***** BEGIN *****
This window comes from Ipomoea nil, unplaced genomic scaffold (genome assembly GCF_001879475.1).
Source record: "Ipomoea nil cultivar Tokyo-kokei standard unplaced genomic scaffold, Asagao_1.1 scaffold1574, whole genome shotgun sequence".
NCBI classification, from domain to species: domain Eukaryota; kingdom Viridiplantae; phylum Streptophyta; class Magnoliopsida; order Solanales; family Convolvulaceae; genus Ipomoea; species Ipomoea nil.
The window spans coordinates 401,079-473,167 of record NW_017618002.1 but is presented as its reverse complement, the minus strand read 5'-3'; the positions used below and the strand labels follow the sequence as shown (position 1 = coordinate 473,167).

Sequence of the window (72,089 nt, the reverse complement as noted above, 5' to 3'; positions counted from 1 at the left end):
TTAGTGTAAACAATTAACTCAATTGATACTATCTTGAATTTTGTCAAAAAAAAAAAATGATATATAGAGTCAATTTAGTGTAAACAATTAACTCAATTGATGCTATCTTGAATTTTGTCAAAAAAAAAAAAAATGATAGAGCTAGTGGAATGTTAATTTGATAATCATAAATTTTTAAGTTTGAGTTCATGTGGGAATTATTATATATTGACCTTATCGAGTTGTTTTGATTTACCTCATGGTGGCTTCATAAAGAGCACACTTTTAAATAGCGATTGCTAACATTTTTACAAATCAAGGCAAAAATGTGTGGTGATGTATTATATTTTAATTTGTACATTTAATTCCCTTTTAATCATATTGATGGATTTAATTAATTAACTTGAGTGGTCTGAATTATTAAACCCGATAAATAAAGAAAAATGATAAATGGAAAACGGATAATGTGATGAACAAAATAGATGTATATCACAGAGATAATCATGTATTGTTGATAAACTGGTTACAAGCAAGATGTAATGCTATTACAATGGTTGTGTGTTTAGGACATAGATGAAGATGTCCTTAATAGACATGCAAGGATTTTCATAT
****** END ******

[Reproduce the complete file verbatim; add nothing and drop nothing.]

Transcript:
This window comes from Ipomoea nil, unplaced genomic scaffold (genome assembly GCF_001879475.1).
Source record: "Ipomoea nil cultivar Tokyo-kokei standard unplaced genomic scaffold, Asagao_1.1 scaffold1574, whole genome shotgun sequence".
NCBI classification, from domain to species: domain Eukaryota; kingdom Viridiplantae; phylum Streptophyta; class Magnoliopsida; order Solanales; family Convolvulaceae; genus Ipomoea; species Ipomoea nil.
The window spans coordinates 401,079-473,167 of record NW_017618002.1 but is presented as its reverse complement, the minus strand read 5'-3'; the positions used below and the strand labels follow the sequence as shown (position 1 = coordinate 473,167).

Sequence of the window (72,089 nt, the reverse complement as noted above, 5' to 3'; positions counted from 1 at the left end):
TTAGTGTAAACAATTAACTCAATTGATACTATCTTGAATTTTGTCAAAAAAAAAAAATGATATATAGAGTCAATTTAGTGTAAACAATTAACTCAATTGATGCTATCTTGAATTTTGTCAAAAAAAAAAAAAATGATAGAGCTAGTGGAATGTTAATTTGATAATCATAAATTTTTAAGTTTGAGTTCATGTGGGAATTATTATATATTGACCTTATCGAGTTGTTTTGATTTACCTCATGGTGGCTTCATAAAGAGCACACTTTTAAATAGCGATTGCTAACATTTTTACAAATCAAGGCAAAAATGTGTGGTGATGTATTATATTTTAATTTGTACATTTAATTCCCTTTTAATCATATTGATGGATTTAATTAATTAACTTGAGTGGTCTGAATTATTAAACCCGATAAATAAAGAAAAATGATAAATGGAAAACGGATAATGTGATGAACAAAATAGATGTATATCACAGAGATAATCATGTATTGTTGATAAACTGGTTACAAGCAAGATGTAATGCTATTACAATGGTTGTGTGTTTAGGACATAGATGAAGATGTCCTTAATAGACATGCAAGGATTTTCATAT